Full-text · Article · Jan 2016 · Cerebral Cortex
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    • "Supporting this, Caspr2 (together with its binding partner TAG1/Contactin 2) was found in the synaptic plasma membranes fraction of the forebrain (Bakkaloglu et al., 2008). Elimination or reduction of Caspr2 resulted in decreased spine density and altered spine morphology as well as in lower levels of AMPA receptor subunit on the spines (Anderson et al., 2012; Varea et al., 2015). In the absence of Caspr2 new synaptic spines are unable to stabilize (Gdalyahu et al., 2015) which may explain the decreased spine density seen in the null mice. "
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    ABSTRACT: Genome-wide association studies and copy number variation analyses have linked contactin associated protein 2 (Caspr2, gene name Cntnap2) with autism spectrum disorder (ASD). In line with these findings, mice lacking Caspr2 (Cntnap2(-/-)) were shown to have core autism-like deficits including abnormal social behavior and communication, and behavior inflexibility. However the role of Caspr2 in ASD pathogenicity remains unclear. Here we have generated a new Caspr2:tau-LacZ knock-in reporter line (Cntnap2(tlacz/tlacz)), which enabled us to monitor the neuronal circuits in the brain expressing Caspr2. We show that Caspr2 is expressed in many brain regions and produced a comprehensive report of Caspr2 expression. Moreover, we found that Caspr2 marks all sensory modalities: it is expressed in distinct brain regions involved in different sensory processings and is present in all primary sensory organs. Olfaction-based behavioral tests revealed that mice lacking Caspr2 exhibit abnormal response to sensory stimuli and lack preference for novel odors. These results suggest that loss of Caspr2 throughout the sensory system may contribute to the sensory manifestations frequently observed in ASD.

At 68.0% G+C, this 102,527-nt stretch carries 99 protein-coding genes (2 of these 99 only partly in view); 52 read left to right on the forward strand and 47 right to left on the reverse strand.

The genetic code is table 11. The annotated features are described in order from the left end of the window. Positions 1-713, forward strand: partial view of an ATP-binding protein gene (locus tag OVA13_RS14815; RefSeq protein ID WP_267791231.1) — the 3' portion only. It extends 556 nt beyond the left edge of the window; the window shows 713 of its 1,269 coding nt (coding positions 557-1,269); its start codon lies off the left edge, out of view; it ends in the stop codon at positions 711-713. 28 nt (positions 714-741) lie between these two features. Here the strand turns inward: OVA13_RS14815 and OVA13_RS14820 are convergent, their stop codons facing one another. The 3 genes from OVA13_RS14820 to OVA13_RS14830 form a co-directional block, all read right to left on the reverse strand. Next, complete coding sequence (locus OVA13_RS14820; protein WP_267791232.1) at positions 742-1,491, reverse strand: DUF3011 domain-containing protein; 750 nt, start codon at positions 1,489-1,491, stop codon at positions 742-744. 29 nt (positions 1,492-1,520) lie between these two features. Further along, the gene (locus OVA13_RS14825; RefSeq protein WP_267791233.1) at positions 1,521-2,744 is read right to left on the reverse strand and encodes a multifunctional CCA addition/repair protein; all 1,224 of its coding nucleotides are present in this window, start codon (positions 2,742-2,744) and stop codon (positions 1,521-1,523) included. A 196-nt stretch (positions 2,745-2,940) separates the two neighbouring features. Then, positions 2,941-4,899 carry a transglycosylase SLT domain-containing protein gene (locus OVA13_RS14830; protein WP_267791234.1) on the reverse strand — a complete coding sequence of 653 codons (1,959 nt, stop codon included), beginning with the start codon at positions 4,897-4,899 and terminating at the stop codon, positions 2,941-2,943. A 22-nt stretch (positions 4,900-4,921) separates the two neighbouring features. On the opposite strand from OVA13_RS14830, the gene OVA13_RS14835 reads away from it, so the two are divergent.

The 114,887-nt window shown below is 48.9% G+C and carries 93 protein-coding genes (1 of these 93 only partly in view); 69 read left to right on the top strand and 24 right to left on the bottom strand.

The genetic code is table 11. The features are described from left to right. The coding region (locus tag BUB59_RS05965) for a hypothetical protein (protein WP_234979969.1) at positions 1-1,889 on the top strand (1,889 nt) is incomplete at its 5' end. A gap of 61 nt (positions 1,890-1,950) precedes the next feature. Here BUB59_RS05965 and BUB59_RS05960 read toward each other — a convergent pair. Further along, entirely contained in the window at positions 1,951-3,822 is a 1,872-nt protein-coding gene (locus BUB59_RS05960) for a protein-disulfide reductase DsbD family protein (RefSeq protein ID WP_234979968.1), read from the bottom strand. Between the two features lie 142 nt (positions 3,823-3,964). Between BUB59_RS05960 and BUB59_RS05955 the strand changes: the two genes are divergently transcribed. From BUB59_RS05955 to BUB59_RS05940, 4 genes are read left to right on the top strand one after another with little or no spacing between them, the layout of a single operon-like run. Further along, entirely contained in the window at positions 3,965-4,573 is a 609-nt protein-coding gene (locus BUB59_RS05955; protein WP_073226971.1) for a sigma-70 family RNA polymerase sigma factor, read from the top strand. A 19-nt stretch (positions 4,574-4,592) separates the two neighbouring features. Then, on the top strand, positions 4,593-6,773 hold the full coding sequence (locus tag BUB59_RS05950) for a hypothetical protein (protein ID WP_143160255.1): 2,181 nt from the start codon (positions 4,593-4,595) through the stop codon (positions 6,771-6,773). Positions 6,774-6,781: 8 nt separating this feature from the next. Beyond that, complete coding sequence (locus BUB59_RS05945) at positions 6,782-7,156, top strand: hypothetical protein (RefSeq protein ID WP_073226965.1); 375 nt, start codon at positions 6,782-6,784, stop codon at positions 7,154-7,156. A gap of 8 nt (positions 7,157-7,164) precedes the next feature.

Full-text · Article · Dec 2015 · Molecular and Cellular Neuroscience